This Saturday marks the opening of my third solo show. The show is at Indigo Gallery in Pomona. The work consists of an eclectic assortment of photos from my many Downtown LA Walkabouts. There are many other galleries open during the Pomona Art Walk, which brings a large group of people to downtown Pomona. The show runs until December 25th, so you have plenty of time to check it out. This Saturday is the opening reception. Here are the details:
Dave Bullock L.A. Walkabouts
558 W. Second Street
Pomona, CA 91766
- Opening Reception - Saturday, Nov. 13th 6-10pm
- Last Saturday Reception - Saturday, Nov. 27th 6-9pm
- December Reception - Saturday, Dec. 11th 6-10pm
Here are the photos from the show:
NIF is an amazing experiment designed to create fusion using lasers. As you've probably noticed, I love lasers and robots, and NIF employs both to get its job done. The NIF gallery just went up on Wired.com. It uses the new gallery format which allows for bigger pictures and the ability to view the whole thing at once. NIF is probably the coolest thing I have ever photographed.
Click the photo below to see the gallery:
I will be showing my Los Angeles HDR photography for the first time in print form during the Downtown Art Walk next week at Niche LA Gallery.
I have had two public showings in the past, but this will be the first show of my Los Angeles HDR work. If you've been following my blog you've likely seen these photos (shown below). To really get the full experience of this work you have to see it large. The amount of detail is really quite stunning.
Depending on how the clouds look in the next few days I may also be showing some brand-new work. No promises on that, but it is a possibility. Either way please come down and check out my work.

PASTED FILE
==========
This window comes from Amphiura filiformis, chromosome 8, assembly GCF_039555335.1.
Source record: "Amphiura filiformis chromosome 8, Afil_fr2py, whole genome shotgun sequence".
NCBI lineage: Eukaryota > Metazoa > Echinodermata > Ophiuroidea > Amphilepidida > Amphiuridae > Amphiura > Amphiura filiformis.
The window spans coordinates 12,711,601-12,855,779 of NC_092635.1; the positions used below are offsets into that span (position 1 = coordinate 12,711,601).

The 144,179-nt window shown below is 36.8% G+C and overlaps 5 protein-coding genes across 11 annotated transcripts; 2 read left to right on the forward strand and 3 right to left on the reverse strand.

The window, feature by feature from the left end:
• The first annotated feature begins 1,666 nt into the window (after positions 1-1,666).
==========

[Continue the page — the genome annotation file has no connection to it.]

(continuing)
Niche.LA is located in the Spring Arts Tower at:
453 S. Spring St. #443
Los Angeles, CA 90013
February 12th & March 12th, 4:00 PM - 9:00 PM
Here are some of the photos I will be showing:
Los Angeles and 6th Street Bridge
Los Angeles River and Downtown
Blue Gravel Factor for Scott Brown
Griffith Park Fire and Downtown Los Angeles from 7th Street Bridge
I shot this gallery for Wired.com and it just went live on their website. Check it out:
UCLA scientists are working hard to fight cancer and their latest creations could target tumors directly. I toured the labs making these new nanomachines called nanoimpellers and took photos for Wired. You can check out the photos along with a brief intro I wrote by clicking here or on the photo below:
Last week I took an early morning drive out to the Mojave Desert to visit NASA's Goldstone facility. Goldstone is one of three Earth locations of the Deep Space Network (DSN). The DSN is used to listen to and control spacecraft and has been around since the 50's.
A few days later I headed to NASA's Jet Propulsion Laboratory to get some photos of Mission Control and interview a lead technician responsible for the landing [click to listen to the podcast].
I will be covering the landing live on Sunday for Wired.com. My Mars landing coverage can be found here on Wired Science. Click on the image below to see the gallery:
I have my second gallery show coming up this Thursday at the Spring Arts Collective Gallery during the Art Walk in Downtown Los Angeles. If you're in the area please come by and take a look at the four framed pieces I will be showing. The show is a continuation of my "Land of Nuclear Enchantment" series that just wrapped up at Niche Video Art. Here are the specifics:
Thursday April 10th, noon to 9 p.m. (Reception: 7-9 p.m.)
Spring Arts Collective Gallery
Spring Arts Tower on the Mezzanine Level
453 South Spring Street (on the corner of 5th and Spring)
Los Angeles, CA 90013
Please come down and check out the show!
A few weeks ago I toured USC's medical center for WIRED News. One of the interesting things I saw was their Surgical Skills Center. One thing they do there is particularly pertinent to a serious issue in our world, the Iraq War. Click here or on the image below to see the Heal a Robot, Go to War gallery on WIRED News.
A couple weeks ago I got an embargoed preview of an upcoming research paper in Nature. I contacted the scientist involved as well as my press contact at CalTech and asked if I could come down and shoot the experiment at the Quantum Optics laboratory. On Monday morning I went and interviewed the lead author of the paper, a student and researcher named Kyung Soo Choi. He explained the experiment to me, as the Nature article is quite dense, and afterward I shot the lab. Here is the resulting gallery on WIRED News: